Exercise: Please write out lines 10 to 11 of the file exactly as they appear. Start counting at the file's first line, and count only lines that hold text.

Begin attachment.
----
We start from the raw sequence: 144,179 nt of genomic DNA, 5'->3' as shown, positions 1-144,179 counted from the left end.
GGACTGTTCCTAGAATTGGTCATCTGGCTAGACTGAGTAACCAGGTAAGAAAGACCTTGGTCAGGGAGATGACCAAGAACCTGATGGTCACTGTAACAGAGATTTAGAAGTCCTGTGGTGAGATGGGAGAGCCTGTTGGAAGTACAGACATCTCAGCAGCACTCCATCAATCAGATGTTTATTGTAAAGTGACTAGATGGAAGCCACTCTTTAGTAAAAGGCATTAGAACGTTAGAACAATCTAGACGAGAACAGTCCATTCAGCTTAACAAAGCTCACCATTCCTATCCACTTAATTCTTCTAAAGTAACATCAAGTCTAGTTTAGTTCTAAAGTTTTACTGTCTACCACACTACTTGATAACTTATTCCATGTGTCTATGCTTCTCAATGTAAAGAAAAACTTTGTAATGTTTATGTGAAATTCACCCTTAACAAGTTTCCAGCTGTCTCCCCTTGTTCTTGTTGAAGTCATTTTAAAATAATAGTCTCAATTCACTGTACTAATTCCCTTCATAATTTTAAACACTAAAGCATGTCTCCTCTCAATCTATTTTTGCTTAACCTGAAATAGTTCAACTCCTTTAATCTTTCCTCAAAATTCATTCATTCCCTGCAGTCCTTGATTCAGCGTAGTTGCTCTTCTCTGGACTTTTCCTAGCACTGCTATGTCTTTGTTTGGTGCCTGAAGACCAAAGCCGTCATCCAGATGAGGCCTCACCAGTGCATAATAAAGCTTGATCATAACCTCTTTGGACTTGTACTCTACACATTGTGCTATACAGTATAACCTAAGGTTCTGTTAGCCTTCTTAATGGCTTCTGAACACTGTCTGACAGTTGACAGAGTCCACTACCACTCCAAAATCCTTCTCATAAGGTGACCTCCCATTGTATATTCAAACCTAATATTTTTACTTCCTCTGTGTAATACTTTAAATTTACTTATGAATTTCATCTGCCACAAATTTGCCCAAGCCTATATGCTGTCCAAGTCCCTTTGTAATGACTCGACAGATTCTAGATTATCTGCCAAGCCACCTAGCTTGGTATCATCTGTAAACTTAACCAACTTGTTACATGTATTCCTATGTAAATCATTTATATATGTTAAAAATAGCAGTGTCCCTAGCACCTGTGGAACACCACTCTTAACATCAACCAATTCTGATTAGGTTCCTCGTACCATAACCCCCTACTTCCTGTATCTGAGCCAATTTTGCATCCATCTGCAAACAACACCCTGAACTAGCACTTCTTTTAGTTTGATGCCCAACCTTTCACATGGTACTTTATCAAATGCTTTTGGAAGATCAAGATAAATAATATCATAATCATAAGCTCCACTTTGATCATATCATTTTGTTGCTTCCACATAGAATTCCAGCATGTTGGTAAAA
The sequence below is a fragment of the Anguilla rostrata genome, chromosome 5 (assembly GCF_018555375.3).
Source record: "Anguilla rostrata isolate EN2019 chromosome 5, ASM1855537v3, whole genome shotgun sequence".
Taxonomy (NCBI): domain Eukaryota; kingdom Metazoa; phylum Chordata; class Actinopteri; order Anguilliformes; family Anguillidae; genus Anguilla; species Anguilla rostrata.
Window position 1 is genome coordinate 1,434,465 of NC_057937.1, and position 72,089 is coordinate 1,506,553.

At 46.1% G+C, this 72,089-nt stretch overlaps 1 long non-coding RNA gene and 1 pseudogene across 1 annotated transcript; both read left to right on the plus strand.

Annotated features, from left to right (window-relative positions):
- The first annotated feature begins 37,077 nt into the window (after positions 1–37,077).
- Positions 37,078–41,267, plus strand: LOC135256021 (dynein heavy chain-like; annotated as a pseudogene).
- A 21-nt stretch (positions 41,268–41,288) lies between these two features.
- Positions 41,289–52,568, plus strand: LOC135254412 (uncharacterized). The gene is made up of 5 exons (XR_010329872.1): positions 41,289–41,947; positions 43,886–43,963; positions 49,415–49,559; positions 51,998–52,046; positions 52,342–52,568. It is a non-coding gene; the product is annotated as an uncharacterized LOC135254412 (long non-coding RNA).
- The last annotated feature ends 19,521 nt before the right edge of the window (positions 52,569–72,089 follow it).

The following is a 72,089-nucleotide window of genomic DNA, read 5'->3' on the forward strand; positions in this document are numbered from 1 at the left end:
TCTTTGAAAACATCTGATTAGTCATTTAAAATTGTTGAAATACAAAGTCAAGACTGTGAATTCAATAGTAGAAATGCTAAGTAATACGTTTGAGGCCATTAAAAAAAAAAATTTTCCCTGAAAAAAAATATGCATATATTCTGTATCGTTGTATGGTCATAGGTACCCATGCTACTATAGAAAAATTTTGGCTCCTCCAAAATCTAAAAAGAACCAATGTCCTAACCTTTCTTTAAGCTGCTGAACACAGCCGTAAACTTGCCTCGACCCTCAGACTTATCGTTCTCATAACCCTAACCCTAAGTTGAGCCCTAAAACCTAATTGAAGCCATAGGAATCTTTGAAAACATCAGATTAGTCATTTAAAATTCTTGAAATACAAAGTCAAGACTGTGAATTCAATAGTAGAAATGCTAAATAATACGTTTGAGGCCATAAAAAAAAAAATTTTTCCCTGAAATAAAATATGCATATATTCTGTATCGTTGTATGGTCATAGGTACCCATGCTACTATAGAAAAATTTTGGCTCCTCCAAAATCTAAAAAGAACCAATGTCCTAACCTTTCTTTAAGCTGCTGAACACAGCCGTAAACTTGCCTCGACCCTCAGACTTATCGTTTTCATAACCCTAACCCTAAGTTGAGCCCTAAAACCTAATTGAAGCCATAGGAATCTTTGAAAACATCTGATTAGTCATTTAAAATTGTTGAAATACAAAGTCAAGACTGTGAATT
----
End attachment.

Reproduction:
- Positions 37,078–41,267, plus strand: LOC135256021 (dynein heavy chain-like; annotated as a pseudogene).
- A 21-nt stretch (positions 41,268–41,288) lies between these two features.